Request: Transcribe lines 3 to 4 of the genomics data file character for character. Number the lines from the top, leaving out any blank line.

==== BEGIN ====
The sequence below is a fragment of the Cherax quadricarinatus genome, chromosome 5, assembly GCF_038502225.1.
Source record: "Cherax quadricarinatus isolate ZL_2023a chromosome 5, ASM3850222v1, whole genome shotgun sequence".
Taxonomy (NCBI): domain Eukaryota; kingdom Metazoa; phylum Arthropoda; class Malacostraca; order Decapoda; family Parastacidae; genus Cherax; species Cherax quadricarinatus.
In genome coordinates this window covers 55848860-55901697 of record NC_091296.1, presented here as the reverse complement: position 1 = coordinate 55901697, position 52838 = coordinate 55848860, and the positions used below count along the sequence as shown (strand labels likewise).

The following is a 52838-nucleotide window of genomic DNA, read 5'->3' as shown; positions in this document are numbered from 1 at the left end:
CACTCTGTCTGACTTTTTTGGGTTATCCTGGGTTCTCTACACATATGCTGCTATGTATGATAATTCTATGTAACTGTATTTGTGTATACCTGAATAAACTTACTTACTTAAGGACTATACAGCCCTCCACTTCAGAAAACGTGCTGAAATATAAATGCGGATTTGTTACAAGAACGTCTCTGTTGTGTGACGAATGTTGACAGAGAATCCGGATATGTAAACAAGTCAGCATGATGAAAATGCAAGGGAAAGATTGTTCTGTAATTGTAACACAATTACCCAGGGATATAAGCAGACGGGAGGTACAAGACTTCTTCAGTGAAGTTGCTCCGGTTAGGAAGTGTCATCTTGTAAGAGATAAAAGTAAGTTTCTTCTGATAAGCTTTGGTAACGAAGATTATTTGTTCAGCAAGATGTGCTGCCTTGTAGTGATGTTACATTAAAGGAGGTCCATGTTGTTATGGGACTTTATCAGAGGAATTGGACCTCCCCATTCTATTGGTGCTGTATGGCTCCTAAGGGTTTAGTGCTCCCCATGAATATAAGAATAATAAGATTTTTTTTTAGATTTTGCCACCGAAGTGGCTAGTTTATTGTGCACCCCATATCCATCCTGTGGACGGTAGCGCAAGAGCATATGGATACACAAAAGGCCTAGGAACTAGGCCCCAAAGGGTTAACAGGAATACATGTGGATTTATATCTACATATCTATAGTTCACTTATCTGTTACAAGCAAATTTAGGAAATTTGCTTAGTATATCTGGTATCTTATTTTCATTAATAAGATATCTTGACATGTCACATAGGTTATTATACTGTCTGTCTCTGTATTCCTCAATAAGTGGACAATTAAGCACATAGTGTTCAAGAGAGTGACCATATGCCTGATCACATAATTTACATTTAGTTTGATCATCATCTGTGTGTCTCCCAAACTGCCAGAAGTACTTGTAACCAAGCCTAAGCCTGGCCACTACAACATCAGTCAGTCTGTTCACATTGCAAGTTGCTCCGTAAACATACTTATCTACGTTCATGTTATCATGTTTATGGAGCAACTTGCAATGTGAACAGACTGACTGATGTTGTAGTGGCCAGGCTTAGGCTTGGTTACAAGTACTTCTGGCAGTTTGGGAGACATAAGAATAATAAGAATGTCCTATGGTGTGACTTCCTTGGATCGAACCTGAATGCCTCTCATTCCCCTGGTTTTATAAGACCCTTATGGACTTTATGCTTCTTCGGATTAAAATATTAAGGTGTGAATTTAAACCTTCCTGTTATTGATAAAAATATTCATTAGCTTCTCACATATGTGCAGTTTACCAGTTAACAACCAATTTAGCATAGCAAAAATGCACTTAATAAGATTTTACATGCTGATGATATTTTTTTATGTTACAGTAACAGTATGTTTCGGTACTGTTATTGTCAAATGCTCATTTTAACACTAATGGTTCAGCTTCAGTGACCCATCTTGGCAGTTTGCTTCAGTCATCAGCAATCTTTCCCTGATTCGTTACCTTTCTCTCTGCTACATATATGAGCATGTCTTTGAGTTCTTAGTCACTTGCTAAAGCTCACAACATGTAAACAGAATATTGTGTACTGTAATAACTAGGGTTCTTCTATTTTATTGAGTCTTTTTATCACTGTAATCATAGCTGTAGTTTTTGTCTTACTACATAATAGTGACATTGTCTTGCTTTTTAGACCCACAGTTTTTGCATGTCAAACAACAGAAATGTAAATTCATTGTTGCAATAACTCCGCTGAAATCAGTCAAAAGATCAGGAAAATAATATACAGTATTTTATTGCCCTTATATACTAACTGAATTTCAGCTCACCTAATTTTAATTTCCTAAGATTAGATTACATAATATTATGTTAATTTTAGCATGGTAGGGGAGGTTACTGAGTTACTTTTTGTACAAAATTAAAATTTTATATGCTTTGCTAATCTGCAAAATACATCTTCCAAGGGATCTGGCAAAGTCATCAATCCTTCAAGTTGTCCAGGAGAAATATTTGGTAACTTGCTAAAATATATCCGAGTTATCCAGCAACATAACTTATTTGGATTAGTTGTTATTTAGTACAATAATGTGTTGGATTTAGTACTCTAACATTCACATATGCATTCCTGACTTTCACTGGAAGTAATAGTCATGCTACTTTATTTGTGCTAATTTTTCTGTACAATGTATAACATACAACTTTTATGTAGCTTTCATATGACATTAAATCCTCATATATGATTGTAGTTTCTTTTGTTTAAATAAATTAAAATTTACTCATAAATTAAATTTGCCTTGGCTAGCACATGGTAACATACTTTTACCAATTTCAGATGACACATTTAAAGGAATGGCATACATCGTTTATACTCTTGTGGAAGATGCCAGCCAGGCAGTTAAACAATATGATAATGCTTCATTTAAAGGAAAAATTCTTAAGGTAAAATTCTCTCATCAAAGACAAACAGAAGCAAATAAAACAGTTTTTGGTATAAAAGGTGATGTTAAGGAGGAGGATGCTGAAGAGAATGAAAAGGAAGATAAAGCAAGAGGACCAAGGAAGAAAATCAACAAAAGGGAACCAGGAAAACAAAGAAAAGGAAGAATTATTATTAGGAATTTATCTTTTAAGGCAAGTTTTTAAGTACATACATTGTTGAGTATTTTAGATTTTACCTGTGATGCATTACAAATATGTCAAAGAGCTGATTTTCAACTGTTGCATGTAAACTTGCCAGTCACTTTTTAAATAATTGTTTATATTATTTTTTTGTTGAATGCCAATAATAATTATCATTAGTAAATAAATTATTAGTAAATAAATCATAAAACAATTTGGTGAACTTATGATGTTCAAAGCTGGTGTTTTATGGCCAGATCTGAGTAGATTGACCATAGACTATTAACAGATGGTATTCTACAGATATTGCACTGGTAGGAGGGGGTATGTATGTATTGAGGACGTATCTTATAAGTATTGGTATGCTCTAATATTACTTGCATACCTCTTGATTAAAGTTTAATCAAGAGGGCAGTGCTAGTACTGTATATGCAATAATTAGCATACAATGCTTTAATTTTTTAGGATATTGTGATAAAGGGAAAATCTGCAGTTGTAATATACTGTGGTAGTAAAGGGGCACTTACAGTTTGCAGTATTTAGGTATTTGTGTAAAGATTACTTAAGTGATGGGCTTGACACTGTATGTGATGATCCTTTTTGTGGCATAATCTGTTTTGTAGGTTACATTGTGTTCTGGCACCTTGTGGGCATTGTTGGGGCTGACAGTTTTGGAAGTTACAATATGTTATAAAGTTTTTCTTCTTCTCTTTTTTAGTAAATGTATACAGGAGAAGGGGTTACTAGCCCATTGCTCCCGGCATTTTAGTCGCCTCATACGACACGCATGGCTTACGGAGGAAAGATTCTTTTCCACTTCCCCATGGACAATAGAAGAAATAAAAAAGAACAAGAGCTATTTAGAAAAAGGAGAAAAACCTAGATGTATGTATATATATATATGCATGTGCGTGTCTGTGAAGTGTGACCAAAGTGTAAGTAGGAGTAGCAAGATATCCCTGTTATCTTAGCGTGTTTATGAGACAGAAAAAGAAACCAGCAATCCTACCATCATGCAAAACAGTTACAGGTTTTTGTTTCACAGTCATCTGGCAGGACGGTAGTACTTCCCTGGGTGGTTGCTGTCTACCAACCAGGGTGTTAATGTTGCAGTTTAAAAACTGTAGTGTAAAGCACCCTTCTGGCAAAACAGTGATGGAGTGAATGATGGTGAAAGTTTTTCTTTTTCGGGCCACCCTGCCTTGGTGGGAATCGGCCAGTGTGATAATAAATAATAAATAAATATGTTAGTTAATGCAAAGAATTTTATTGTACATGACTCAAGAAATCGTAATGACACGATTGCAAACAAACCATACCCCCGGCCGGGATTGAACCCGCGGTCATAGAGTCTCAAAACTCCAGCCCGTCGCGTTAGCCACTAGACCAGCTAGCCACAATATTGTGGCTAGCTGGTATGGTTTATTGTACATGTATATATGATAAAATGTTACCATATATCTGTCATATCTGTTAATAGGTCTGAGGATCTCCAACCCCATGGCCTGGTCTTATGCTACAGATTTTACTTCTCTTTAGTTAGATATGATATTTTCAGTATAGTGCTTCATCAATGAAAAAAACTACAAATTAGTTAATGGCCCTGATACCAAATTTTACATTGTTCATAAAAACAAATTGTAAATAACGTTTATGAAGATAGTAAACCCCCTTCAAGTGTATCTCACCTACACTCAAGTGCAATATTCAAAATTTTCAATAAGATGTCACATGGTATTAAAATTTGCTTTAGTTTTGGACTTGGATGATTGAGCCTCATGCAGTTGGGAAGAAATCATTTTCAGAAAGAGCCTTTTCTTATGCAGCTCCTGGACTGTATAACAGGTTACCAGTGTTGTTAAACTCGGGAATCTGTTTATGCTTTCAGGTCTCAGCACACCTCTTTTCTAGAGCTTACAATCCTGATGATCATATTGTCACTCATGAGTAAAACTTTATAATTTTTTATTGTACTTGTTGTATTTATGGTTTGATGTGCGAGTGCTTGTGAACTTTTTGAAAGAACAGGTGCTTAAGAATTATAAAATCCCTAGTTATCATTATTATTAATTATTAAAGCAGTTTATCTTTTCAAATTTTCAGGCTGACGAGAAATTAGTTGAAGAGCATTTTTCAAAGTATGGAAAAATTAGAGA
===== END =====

Taxonomy (NCBI): domain Eukaryota; kingdom Metazoa; phylum Arthropoda; class Malacostraca; order Decapoda; family Parastacidae; genus Cherax; species Cherax quadricarinatus.
In genome coordinates this window covers 55848860-55901697 of record NC_091296.1, presented here as the reverse complement: position 1 = coordinate 55901697, position 52838 = coordinate 55848860, and the positions used below count along the sequence as shown (strand labels likewise).